Spahn for processing all perspectives

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Written By Kampretz Bianca

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Berlin – Former Federal Health Minister Jens Spahn is in favor of the Bundestag reviewing corona policy, but this must be broad. “This cannot be rose-colored glasses for the federal government of the time, nor a popular court for corona deniers,” said the CDU politician.

At the end of the pandemic, 70 to 80 percent of Germans would have supported corona policy. “That’s why all perspectives have to be reflected there.” Working on things to learn and better prepare for a pandemic or other crisis definitely makes sense.

“My impression is that it would also be good for society,” said Spahn, who was minister at the height of the coronavirus crisis in 2020 and until the end of 2021. Regarding the question of the framework within which the process of resolving the situation could be organized, said: “We are a representative democracy. What needs to be discussed belongs to the Bundestag.” Therefore, in his opinion, a study commission would be a good solution.

The FDP and the Union, among others, spoke out in favor of such a committee with representatives and experts. SPD parliamentary group leader Rolf Mützenich suggested a citizens’ assembly with randomly selected participants and then a commission with states and municipalities.

There are also calls from the Greens for a reassessment. Whether and how this should be addressed during this election period remains unclear at this time. The focus for a review is on mask protection rules, testing and vaccination or closing schools and restaurants.

Spahn said that, of course, it was also about talking about responsibility. “I think this is completely legitimate. I took responsibility, like others at that time. And I stand by that and accept that responsibility.”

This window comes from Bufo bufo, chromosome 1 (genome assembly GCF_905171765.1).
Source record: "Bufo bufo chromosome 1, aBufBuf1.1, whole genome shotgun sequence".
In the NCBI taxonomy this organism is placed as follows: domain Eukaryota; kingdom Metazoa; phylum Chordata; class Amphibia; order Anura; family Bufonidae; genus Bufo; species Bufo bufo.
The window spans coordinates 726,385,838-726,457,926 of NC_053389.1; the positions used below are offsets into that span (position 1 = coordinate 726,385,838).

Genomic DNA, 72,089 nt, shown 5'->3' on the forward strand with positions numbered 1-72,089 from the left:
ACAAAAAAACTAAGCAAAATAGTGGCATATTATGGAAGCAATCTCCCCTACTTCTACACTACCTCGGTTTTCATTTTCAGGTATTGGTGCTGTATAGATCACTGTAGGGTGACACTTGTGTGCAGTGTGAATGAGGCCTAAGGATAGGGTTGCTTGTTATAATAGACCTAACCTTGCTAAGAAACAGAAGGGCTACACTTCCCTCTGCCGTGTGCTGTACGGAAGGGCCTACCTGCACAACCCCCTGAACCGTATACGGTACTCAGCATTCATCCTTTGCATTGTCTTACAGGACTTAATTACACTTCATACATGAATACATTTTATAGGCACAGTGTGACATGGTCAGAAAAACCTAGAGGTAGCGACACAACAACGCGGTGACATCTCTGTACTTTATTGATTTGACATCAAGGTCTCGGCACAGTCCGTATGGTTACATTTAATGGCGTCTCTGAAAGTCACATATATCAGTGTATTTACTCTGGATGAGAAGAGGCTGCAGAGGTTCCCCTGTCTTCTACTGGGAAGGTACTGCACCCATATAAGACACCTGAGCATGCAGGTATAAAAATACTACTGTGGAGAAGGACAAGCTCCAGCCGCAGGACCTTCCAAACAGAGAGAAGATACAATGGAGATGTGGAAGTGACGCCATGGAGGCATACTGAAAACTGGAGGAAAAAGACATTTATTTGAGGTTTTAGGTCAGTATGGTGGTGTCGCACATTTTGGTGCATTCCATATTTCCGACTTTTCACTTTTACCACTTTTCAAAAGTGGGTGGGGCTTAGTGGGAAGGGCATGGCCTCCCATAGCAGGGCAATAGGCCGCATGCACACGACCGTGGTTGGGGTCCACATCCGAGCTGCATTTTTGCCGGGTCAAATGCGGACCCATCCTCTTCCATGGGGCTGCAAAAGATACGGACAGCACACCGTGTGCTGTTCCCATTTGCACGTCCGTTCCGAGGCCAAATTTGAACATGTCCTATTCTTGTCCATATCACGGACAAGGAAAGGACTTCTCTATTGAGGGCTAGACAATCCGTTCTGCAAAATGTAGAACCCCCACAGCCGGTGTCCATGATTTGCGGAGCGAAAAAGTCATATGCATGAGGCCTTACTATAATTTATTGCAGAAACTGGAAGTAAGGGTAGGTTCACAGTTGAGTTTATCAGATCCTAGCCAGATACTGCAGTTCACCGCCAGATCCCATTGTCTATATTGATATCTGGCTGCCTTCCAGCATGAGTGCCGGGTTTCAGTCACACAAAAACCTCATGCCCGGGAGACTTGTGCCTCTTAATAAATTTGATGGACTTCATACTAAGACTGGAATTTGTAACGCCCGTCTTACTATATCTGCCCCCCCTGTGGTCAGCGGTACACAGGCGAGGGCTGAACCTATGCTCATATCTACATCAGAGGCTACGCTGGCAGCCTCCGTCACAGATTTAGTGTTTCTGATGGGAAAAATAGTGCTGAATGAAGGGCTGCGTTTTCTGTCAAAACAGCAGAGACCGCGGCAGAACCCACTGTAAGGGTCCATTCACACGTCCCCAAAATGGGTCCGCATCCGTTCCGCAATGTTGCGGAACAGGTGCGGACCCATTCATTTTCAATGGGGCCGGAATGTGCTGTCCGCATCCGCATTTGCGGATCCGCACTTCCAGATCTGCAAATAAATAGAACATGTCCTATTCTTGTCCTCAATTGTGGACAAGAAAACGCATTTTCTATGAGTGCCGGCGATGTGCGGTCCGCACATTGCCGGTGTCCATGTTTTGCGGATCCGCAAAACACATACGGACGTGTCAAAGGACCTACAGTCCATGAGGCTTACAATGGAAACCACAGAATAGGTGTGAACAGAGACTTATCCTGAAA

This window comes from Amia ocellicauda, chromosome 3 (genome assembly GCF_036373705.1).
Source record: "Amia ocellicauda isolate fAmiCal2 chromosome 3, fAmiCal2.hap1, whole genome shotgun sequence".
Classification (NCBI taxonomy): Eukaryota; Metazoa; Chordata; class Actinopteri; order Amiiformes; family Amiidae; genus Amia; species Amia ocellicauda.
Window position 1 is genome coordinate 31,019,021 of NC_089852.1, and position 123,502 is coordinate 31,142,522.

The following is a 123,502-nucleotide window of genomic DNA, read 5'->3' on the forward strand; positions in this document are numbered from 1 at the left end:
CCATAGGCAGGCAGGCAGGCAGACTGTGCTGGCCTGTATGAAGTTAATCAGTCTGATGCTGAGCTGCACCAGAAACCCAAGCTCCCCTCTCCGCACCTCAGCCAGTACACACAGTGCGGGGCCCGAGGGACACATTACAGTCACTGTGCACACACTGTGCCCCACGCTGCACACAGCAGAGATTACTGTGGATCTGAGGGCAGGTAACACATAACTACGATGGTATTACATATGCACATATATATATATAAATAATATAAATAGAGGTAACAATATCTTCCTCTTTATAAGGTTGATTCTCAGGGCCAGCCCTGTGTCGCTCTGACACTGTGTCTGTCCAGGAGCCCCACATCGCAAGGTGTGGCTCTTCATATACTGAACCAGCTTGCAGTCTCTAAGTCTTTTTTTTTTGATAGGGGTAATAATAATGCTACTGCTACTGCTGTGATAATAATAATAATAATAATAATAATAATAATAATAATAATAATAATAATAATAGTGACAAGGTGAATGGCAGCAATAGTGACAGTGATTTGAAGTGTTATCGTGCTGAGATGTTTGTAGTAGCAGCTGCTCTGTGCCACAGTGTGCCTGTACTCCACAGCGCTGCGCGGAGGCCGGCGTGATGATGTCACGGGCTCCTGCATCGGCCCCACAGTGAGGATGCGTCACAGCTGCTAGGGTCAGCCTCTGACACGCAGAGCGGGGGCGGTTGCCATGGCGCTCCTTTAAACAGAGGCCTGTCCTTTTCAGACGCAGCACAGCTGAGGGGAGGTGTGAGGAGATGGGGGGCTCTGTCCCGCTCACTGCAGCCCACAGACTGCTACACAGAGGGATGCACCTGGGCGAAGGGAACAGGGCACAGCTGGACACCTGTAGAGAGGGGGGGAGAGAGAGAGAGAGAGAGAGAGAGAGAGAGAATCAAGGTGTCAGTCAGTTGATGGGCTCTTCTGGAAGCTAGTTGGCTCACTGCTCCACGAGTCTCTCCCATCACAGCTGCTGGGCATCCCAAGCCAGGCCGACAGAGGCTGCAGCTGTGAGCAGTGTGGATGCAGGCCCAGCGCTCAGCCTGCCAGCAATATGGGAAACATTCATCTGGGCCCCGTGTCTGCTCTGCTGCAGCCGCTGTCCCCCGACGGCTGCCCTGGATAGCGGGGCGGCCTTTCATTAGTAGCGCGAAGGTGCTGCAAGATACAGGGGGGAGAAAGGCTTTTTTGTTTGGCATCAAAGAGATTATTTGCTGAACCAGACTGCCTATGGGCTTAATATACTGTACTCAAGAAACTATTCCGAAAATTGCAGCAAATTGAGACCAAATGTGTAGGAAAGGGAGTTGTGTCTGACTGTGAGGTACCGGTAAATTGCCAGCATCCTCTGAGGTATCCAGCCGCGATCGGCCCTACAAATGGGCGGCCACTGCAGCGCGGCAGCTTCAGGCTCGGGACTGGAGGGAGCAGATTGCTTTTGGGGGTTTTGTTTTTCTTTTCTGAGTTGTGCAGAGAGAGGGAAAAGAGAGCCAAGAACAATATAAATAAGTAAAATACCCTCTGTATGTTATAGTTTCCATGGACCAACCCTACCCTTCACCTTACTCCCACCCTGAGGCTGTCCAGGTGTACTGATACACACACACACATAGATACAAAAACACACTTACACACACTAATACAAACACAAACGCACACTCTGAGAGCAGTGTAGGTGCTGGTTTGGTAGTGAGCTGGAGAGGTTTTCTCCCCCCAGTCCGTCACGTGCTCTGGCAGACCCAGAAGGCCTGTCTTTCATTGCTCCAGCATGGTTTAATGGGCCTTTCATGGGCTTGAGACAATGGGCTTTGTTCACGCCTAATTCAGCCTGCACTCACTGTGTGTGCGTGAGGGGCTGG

He thinks that, in short, a good compromise has been reached. “We do not allow ourselves to be deceived by calls for ‘zero COVID’, that is, to allow no more infections, nor by the approach of simply ‘letting it go’ and simply accepting an overburdened healthcare system.”

“We had critical debates. We managed to correct ourselves. This is what distinguishes us, as a democracy, from autocratic countries like China”, said the former minister in the then black-red government of Chancellor Angela Merkel (CDU).

Spahn said: “It’s not like a reassessment hasn’t already taken place. Greater preparedness for a pandemic and the development of vaccination capabilities are just two examples from which concrete conclusions have already been drawn.” He also mentioned the general debate about sovereignty and that one should not depend too much on countries like China.

Looking back, Spahn recently commented on crisis management in the first two years of Corona in a book published in 2022. He called it a “particular failure” that “we were unable to protect children and young people from the consequences of this pandemic as we should have have done”.

His successor, Karl Lauterbach (SPD), made similar comments and at the same time emphasized that the management of the pandemic had been very successful overall. Lauterbach also seemed open to reevaluation.

Spahn said: “These were challenging years for society, for every individual, every family, every company and for politics. At the same time, we have to realize that every country in the world asked the same questions we did and gave very similar answers to ours.”

The corona crisis also left behind conflicts. Spahn said he experiences both when he’s at events. “There are those who say thank you: ‘You guided us well in this difficult time.’ And there are these, I feel to this day, especially with regard to vaccination, where things have become much stricter. In this aspect, conversation can help heal things if there is an openness to it.”

In April 2020, Spahn used a striking formula to appeal to understanding for difficult decisions – namely, “that we will probably have to forgive each other a lot”. And does he now see the willingness to forgive? “The vast majority have them,” said the CDU politician. “Unfortunately, those who are ruthless are often the loudest. But it’s not the majority.” © dpa/aerzteblatt.de

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